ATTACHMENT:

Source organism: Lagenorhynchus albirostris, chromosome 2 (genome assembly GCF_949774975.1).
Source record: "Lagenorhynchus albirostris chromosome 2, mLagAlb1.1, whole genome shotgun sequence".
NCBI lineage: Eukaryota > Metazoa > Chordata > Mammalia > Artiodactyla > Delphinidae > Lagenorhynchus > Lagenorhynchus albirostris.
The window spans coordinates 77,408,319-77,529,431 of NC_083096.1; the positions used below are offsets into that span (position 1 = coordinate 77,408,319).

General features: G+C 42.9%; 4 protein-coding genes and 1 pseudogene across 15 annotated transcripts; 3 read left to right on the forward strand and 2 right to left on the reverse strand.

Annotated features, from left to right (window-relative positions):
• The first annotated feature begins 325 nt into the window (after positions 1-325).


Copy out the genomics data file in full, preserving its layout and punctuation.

Source organism: Lagenorhynchus albirostris, chromosome 2 (genome assembly GCF_949774975.1).
Source record: "Lagenorhynchus albirostris chromosome 2, mLagAlb1.1, whole genome shotgun sequence".
NCBI lineage: Eukaryota > Metazoa > Chordata > Mammalia > Artiodactyla > Delphinidae > Lagenorhynchus > Lagenorhynchus albirostris.
The window spans coordinates 77,408,319-77,529,431 of NC_083096.1; the positions used below are offsets into that span (position 1 = coordinate 77,408,319).

General features: G+C 42.9%; 4 protein-coding genes and 1 pseudogene across 15 annotated transcripts; 3 read left to right on the forward strand and 2 right to left on the reverse strand.

Annotated features, from left to right (window-relative positions):
• The first annotated feature begins 325 nt into the window (after positions 1-325).